Every industry has its trademark and trade dress issues and the beverage industry is no exception. While the “knockoff” product has been a viable strategy in many categories, the energy drink category has taken things to a whole new level with knockoffs that create confusion and, in some cases, use an IDENTICAL name to an existing product. Here are just a few of the more interesting ones:
- Jose Canseco’s “Juiced” — The media is reporting that Jose Canseco is coming out with an energy drink called “Juiced”….Perhaps there is a part of this story that hasn’t become public yet, but “Juiced” is a name that is already being used in this category for Rockstar’s Juiced energy-juice hybrid product. You’d think that Canseco’s legal team — which must be pretty large given the accusations that he’s slinging around — would have figured this out. Just because you have a book doesn’t mean you have rights to the name in the beverage industry.
- Two Pit Bulls — As far as the US market is concerned, the first Pit Bull was introduced by Hip Hop Beverage out of California. Then, a Florida based company imported its own Pit Bull from Europe. Just because you have rights in one country, doesn’t meant that you have rights in the US. Eventually the Florida based company changed its product name to “Spike”. Pit Bull of California is still around, but appears to be struggling, while we have no idea what became of Spike.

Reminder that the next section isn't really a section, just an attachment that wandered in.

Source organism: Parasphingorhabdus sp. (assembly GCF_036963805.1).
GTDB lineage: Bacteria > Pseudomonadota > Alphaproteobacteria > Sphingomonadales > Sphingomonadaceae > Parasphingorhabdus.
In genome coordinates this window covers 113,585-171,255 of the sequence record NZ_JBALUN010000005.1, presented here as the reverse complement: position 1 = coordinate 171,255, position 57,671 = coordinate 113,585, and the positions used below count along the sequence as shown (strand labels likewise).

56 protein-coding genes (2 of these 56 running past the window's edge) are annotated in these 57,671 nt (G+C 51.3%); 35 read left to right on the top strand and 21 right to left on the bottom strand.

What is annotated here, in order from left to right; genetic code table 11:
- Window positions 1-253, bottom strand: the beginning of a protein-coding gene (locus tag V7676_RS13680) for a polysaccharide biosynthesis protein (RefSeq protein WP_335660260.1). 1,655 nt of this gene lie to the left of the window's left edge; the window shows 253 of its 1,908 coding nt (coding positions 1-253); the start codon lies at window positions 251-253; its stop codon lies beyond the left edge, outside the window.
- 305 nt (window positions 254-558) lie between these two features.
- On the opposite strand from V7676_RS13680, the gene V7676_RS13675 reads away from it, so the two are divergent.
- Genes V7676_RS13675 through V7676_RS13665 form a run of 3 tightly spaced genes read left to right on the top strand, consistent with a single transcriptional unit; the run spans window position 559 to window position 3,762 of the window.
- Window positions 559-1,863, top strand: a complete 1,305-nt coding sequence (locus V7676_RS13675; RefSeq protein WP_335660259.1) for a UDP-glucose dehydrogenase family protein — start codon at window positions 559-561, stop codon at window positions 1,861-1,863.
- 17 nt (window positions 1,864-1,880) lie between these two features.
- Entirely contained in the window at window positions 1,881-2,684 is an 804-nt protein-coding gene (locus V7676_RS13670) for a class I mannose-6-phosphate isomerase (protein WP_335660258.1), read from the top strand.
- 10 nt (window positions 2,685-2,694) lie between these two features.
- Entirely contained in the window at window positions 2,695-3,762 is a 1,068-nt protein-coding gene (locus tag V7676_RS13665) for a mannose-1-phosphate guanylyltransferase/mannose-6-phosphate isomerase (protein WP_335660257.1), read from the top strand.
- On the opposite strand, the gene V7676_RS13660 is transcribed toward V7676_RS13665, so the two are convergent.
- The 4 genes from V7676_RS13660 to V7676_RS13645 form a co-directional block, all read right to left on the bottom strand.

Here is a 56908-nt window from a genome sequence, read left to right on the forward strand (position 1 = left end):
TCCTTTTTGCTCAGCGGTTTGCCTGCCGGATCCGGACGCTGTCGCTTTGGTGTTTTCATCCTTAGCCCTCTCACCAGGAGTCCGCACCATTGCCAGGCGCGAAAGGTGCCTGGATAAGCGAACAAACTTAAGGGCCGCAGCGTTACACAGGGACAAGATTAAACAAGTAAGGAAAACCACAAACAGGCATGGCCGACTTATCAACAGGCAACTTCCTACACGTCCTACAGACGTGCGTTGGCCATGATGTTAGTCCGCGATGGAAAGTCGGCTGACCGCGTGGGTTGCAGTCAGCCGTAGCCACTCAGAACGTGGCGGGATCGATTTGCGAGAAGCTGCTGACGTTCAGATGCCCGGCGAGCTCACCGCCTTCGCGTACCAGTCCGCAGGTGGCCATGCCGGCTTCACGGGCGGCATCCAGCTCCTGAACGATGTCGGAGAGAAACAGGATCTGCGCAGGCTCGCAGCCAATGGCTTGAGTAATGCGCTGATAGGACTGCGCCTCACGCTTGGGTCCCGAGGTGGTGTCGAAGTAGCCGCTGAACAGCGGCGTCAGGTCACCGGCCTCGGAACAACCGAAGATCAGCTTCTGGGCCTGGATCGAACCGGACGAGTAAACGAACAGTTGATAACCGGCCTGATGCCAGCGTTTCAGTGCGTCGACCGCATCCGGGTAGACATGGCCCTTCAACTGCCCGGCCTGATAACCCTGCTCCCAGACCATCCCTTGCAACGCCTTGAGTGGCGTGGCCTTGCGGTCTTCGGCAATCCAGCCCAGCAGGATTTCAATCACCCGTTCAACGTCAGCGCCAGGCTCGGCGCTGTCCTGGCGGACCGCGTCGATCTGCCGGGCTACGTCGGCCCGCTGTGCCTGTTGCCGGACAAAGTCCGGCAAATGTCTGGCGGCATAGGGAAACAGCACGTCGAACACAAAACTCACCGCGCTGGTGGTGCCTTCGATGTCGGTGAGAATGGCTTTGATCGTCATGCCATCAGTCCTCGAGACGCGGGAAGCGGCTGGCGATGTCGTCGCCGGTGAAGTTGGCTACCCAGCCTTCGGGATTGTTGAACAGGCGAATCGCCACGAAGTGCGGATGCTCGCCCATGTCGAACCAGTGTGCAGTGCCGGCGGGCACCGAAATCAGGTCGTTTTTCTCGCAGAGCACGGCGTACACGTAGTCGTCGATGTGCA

- Tornado — A company in Texas puts out a product called Tornado Energy Drink…Unfortunately, another company had filed a trademark application first, despite not having an actual product to market. The result? Both parties wasted time and money that they could have spent trying to bring products to market. Neither product is, as far as we know, on the market today. Apparently, the name “Tornado” wasn’t the juggernaut that the trademark application holder thought…
The point of this is pretty simple. First, doing some basic homework (including having a simple trademark knockout search performed) will save a lot of time and money. Perhaps it would have / will save some of these companies from going under. Second, there is no name in this category that will guarantee success and, therefore, it’s simply not worth spending money to fight over one. Take a look at Red Bull, for example. It’s not a strong storm or a vicious dog and the name itself is really has no meaning. Yet, the proof is in the pudding….Just look at their sales numbers. Red Bull has done a phenomenal job creating a powerful brand and mastering the distribution of its product. Aspiring companies should take note.